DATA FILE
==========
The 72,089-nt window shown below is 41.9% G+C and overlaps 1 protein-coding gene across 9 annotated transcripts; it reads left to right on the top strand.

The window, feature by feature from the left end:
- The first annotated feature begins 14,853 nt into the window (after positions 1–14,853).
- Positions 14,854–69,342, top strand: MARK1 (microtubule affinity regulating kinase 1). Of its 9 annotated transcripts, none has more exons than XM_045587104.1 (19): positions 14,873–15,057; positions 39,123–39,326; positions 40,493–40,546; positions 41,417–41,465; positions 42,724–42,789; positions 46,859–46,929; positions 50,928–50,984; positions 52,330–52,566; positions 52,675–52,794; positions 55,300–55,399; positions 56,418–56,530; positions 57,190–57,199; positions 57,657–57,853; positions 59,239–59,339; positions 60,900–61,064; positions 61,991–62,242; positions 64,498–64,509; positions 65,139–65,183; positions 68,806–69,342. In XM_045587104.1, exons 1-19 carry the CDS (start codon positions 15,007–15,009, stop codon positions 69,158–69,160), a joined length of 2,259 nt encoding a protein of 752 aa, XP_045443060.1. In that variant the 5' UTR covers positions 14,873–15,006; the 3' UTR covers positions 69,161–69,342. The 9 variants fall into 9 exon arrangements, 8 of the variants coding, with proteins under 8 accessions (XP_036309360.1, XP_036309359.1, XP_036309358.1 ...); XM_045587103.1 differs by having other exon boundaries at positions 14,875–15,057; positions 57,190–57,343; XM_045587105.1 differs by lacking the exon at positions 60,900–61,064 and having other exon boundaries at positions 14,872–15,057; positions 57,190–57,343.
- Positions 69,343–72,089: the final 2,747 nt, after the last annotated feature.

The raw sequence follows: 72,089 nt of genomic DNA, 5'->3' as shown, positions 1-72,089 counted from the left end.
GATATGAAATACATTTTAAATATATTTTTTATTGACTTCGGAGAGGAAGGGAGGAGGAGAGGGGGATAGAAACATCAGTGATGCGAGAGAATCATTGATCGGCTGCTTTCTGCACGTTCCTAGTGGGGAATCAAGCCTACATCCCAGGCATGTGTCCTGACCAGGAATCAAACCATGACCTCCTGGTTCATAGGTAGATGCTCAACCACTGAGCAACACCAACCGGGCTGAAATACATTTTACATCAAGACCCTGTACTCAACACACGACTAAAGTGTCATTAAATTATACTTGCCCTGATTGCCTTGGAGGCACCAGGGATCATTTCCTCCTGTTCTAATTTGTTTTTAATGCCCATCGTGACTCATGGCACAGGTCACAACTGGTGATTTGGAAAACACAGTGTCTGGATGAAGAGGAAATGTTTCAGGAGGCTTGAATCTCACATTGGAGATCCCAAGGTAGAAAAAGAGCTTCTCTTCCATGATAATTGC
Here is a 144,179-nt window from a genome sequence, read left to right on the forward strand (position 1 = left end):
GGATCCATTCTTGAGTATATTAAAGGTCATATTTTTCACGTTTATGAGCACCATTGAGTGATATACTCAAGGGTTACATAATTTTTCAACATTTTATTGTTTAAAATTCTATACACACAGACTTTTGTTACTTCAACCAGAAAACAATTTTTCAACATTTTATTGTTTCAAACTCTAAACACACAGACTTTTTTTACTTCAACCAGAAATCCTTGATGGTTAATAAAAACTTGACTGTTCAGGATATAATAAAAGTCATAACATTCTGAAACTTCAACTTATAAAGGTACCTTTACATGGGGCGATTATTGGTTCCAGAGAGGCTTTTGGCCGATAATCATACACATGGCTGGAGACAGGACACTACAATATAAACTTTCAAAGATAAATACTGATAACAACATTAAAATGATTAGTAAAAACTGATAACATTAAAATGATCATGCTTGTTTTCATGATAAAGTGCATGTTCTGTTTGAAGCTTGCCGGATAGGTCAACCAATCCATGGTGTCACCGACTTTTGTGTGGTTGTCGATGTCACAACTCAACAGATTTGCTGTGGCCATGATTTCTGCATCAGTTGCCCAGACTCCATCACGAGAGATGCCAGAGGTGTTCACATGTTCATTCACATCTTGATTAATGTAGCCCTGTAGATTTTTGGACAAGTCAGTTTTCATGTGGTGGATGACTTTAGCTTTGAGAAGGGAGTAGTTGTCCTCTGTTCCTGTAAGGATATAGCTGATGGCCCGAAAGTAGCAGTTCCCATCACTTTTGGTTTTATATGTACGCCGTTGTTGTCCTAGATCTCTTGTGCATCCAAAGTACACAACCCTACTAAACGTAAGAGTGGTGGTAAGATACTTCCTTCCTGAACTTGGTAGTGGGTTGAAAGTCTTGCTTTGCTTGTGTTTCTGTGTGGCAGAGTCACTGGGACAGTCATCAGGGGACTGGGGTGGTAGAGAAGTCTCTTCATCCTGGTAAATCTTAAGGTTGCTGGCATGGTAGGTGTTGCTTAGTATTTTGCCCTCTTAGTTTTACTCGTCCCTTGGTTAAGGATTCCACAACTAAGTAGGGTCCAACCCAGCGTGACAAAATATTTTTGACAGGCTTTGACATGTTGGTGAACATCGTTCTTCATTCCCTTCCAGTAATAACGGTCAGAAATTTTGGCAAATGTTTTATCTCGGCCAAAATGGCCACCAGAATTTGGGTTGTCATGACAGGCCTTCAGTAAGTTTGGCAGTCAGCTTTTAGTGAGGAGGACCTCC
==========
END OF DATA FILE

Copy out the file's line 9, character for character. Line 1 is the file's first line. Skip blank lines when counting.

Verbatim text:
GGATCCATTCTTGAGTATATTAAAGGTCATATTTTTCACGTTTATGAGCACCATTGAGTGATATACTCAAGGGTTACATAATTTTTCAACATTTTATTGTTTAAAATTCTATACACACAGACTTTTGTTACTTCAACCAGAAAACAATTTTTCAACATTTTATTGTTTCAAACTCTAAACACACAGACTTTTTTTACTTCAACCAGAAATCCTTGATGGTTAATAAAAACTTGACTGTTCAGGATATAATAAAAGTCATAACATTCTGAAACTTCAACTTATAAAGGTACCTTTACATGGGGCGATTATTGGTTCCAGAGAGGCTTTTGGCCGATAATCATACACATGGCTGGAGACAGGACACTACAATATAAACTTTCAAAGATAAATACTGATAACAACATTAAAATGATTAGTAAAAACTGATAACATTAAAATGATCATGCTTGTTTTCATGATAAAGTGCATGTTCTGTTTGAAGCTTGCCGGATAGGTCAACCAATCCATGGTGTCACCGACTTTTGTGTGGTTGTCGATGTCACAACTCAACAGATTTGCTGTGGCCATGATTTCTGCATCAGTTGCCCAGACTCCATCACGAGAGATGCCAGAGGTGTTCACATGTTCATTCACATCTTGATTAATGTAGCCCTGTAGATTTTTGGACAAGTCAGTTTTCATGTGGTGGATGACTTTAGCTTTGAGAAGGGAGTAGTTGTCCTCTGTTCCTGTAAGGATATAGCTGATGGCCCGAAAGTAGCAGTTCCCATCACTTTTGGTTTTATATGTACGCCGTTGTTGTCCTAGATCTCTTGTGCATCCAAAGTACACAACCCTACTAAACGTAAGAGTGGTGGTAAGATACTTCCTTCCTGAACTTGGTAGTGGGTTGAAAGTCTTGCTTTGCTTGTGTTTCTGTGTGGCAGAGTCACTGGGACAGTCATCAGGGGACTGGGGTGGTAGAGAAGTCTCTTCATCCTGGTAAATCTTAAGGTTGCTGGCATGGTAGGTGTTGCTTAGTATTTTGCCCTCTTAGTTTTACTCGTCCCTTGGTTAAGGATTCCACAACTAAGTAGGGTCCAACCCAGCGTGACAAAATATTTTTGACAGGCTTTGACATGTTGGTGAACATCGTTCTTCATTCCCTTCCAGTAATAACGGTCAGAAATTTTGGCAAATGTTTTATCTCGGCCAAAATGGCCACCAGAATTTGGGTTGTCATGACAGGCCTTCAGTAAGTTTGGCAGTCAGCTTTTAGTGAGGAGGACCTCC